Multiculturalism was forced down our children’s throats in school.
    No one voted for it.
    A left wing guilt for being white and western is pushed in our schools.
    Any culture is better than the white western way, is taught at our schools.

    It ALWAYS goes back to education.

  113. Grigory M

    has huge bazookas. I think we’ve overlooked that important fact.

    And a massive lard encrusted backside that is visible from space – and thus impossible to overlook.

    The weight of her fat arse has tilted the Earth on its axis – that’s clearly visible from space.

  114. cohenite

    Joe, I’m a secularist; a secular democracy provides freedom for all religions, even apparently communism since we have at least one communism in parliament.

    That system allows as it were a market place for all religions to compete for followers; but Muslims aren’t like Catholics, Christians, Jews, Buddhists etc all of whom practice their belief within the secular framework. Muslims don’t and they seek to replace the secular system with their own legal, economic and political framework, Sharia.

    In Sharia breaking a promise means never having to say you’re sorry because the promisee is usually dead.

  115. tgs

    All in all it is a bloody good reason to pay off the debt. Rubin was right

    Oh, I don’t disagree.

    I just laugh when older people complain about high interest rates when it was at a time when wages and inflation (i.e. erosion of the real cost of the debt) were growing rapidly as well. I’m sure it wasn’t a cakewalk, just the same as purchasing your first home today isn’t. But it wasn’t some feat of superhuman austerity and financial management either.

    Oldies seem to want a pat on the back or a cookie for paying 17% interest rates, as if inflation and wages were growing at current rates. They weren’t taking these loans out in an economic vacuum.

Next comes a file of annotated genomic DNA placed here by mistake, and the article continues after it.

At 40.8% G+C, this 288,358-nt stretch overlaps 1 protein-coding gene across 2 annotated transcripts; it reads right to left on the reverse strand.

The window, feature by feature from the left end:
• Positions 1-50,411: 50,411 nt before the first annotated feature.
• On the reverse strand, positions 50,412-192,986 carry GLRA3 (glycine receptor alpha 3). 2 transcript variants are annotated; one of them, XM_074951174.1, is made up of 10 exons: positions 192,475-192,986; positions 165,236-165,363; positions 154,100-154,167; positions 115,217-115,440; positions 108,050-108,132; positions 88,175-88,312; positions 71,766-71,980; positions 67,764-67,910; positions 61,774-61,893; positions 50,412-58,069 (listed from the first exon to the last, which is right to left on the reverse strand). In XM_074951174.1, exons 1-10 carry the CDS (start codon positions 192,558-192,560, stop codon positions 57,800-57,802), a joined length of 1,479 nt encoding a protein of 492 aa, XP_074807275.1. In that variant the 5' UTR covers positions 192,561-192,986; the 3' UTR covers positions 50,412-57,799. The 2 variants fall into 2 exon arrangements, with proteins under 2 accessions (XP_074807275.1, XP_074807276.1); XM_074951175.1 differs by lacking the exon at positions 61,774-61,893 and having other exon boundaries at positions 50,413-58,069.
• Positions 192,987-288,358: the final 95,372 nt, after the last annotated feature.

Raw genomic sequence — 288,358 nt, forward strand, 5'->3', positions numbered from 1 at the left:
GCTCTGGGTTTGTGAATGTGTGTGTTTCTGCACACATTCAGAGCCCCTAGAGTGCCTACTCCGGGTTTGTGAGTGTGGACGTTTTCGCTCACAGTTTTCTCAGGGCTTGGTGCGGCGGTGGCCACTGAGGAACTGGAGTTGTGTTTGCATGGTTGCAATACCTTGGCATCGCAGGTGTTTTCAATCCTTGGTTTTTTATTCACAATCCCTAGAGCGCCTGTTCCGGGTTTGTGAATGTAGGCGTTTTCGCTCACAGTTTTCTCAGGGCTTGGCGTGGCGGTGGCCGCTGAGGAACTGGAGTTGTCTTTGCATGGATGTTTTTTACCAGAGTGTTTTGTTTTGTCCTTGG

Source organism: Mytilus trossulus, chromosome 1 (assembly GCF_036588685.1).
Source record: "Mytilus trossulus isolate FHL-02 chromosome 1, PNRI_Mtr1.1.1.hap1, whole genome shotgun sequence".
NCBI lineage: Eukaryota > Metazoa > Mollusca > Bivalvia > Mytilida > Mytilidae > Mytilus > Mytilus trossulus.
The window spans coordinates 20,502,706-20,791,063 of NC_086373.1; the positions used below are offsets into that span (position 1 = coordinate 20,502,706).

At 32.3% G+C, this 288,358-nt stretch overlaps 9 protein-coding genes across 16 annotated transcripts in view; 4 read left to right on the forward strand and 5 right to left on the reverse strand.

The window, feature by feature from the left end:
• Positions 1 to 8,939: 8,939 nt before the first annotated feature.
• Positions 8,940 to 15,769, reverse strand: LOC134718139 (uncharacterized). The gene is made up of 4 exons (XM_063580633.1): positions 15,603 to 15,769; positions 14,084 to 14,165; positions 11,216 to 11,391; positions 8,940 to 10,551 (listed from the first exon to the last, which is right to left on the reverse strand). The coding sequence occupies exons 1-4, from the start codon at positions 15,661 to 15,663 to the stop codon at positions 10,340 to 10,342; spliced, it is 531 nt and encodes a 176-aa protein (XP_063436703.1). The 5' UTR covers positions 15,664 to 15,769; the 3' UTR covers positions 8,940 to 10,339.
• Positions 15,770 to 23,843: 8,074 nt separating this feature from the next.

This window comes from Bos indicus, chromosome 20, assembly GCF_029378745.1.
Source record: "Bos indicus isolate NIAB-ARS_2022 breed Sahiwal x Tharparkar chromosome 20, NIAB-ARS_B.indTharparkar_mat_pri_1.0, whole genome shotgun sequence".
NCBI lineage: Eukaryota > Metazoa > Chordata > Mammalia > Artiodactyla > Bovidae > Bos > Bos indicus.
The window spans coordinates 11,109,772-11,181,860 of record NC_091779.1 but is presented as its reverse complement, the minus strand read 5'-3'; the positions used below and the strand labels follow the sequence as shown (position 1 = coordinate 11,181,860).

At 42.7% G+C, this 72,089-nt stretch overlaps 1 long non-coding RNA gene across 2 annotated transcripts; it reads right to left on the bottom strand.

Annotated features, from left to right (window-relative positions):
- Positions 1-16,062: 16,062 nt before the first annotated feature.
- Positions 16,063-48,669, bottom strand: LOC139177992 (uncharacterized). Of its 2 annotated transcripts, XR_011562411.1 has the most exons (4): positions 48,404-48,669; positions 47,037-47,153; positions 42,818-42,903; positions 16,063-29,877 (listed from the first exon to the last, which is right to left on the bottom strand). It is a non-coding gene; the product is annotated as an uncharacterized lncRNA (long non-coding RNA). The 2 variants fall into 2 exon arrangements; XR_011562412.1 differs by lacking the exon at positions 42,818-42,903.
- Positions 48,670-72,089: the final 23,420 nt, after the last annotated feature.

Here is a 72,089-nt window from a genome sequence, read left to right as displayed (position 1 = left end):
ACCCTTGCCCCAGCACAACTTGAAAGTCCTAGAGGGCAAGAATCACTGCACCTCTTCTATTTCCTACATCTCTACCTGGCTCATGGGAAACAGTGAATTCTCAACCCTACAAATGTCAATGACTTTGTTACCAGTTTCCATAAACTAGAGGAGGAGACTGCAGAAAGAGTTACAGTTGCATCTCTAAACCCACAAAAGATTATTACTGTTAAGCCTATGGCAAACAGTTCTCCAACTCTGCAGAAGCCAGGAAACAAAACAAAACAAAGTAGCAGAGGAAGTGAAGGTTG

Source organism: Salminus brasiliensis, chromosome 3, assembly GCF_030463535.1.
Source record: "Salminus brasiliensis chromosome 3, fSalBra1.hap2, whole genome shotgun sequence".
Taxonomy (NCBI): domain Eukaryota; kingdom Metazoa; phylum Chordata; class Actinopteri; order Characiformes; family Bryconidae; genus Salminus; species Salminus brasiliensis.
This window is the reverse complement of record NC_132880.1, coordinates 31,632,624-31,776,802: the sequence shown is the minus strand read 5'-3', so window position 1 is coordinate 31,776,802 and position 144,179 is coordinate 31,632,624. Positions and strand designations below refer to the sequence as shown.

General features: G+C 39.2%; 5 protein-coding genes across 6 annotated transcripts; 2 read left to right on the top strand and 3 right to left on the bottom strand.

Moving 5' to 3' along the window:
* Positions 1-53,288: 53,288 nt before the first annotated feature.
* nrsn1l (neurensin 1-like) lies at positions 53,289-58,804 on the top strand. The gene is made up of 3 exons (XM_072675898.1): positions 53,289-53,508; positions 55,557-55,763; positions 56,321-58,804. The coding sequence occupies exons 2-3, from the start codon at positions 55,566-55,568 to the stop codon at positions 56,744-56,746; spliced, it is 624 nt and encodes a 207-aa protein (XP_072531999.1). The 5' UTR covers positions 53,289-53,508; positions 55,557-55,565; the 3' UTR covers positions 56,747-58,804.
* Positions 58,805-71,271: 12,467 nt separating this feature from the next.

116. MemoryVault

    Whats the alternative, little Billy Shorten.

    Let’s see. A vote for Shorten and the Liar’s Party is a vote for more lies, the NBN, NDIS, Gonski, an extravagant PPL we can’t afford, throwing cripples under a bus, and a carbon tax that’s increasing the cost of living across the board.

    On the other hand a vote for Abbott and the Fibs is a vote for more lies, the NBN, NDIS, Gonski, an even more extravagant PPL we can’t afford, throwing cripples and age pensioners under a bus, an increase in in the fuel excise levy that will increase the cost of living across the board, and a debt levy on productive people.

    Thanks Jason.
    You have opened my eyes to the glorious advantages of voting for the Fibs.
    How could I have not seen it before?

  117. Kaboom

    Look, the bottom line is that Abbott has every appearance of being a softcock.

    This has exposed the rusted-on Liberals at the Cat more than anything else. Anyone who believes in small government, balanced budgets, and fiscal responsibility is utterly appalled at the banal proclivities of the Abbott government.

    Most of us voted for “Cuts, cuts, cuts!”, and the only thing we received was a stiff upper-cut. This is the abject disappointment in the one-term Abbott government. We were mislead.

    This does not mean that we will be voting for the greenfilth/Labor swine next time – oh, no. The little people, the swinging voters, will be doing that en masse, simply because THEY were lied to.